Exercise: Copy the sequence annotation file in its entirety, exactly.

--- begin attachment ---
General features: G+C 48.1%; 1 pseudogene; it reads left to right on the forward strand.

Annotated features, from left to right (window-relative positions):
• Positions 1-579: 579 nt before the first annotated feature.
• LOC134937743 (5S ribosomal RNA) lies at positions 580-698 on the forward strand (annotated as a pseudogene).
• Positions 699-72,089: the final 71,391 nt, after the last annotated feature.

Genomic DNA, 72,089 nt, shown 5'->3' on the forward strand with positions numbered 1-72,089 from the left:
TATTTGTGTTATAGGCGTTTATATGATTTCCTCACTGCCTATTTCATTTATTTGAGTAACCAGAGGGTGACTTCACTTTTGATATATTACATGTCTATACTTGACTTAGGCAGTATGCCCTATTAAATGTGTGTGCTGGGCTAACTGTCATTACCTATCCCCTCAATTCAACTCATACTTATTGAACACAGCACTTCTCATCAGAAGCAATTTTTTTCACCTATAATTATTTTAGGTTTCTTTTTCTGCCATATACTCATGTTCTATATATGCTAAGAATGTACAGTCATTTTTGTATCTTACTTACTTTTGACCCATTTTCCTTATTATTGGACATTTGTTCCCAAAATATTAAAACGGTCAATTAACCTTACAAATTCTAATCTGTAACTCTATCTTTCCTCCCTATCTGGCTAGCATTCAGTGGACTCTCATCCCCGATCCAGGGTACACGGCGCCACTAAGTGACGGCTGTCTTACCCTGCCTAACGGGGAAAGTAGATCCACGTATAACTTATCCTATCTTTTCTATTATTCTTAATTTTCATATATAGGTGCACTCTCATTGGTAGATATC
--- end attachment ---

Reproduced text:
General features: G+C 48.1%; 1 pseudogene; it reads left to right on the forward strand.

Annotated features, from left to right (window-relative positions):
• Positions 1-579: 579 nt before the first annotated feature.
• LOC134937743 (5S ribosomal RNA) lies at positions 580-698 on the forward strand (annotated as a pseudogene).
• Positions 699-72,089: the final 71,391 nt, after the last annotated feature.

Genomic DNA, 72,089 nt, shown 5'->3' on the forward strand with positions numbered 1-72,089 from the left:
TATTTGTGTTATAGGCGTTTATATGATTTCCTCACTGCCTATTTCATTTATTTGAGTAACCAGAGGGTGACTTCACTTTTGATATATTACATGTCTATACTTGACTTAGGCAGTATGCCCTATTAAATGTGTGTGCTGGGCTAACTGTCATTACCTATCCCCTCAATTCAACTCATACTTATTGAACACAGCACTTCTCATCAGAAGCAATTTTTTTCACCTATAATTATTTTAGGTTTCTTTTTCTGCCATATACTCATGTTCTATATATGCTAAGAATGTACAGTCATTTTTGTATCTTACTTACTTTTGACCCATTTTCCTTATTATTGGACATTTGTTCCCAAAATATTAAAACGGTCAATTAACCTTACAAATTCTAATCTGTAACTCTATCTTTCCTCCCTATCTGGCTAGCATTCAGTGGACTCTCATCCCCGATCCAGGGTACACGGCGCCACTAAGTGACGGCTGTCTTACCCTGCCTAACGGGGAAAGTAGATCCACGTATAACTTATCCTATCTTTTCTATTATTCTTAATTTTCATATATAGGTGCACTCTCATTGGTAGATATC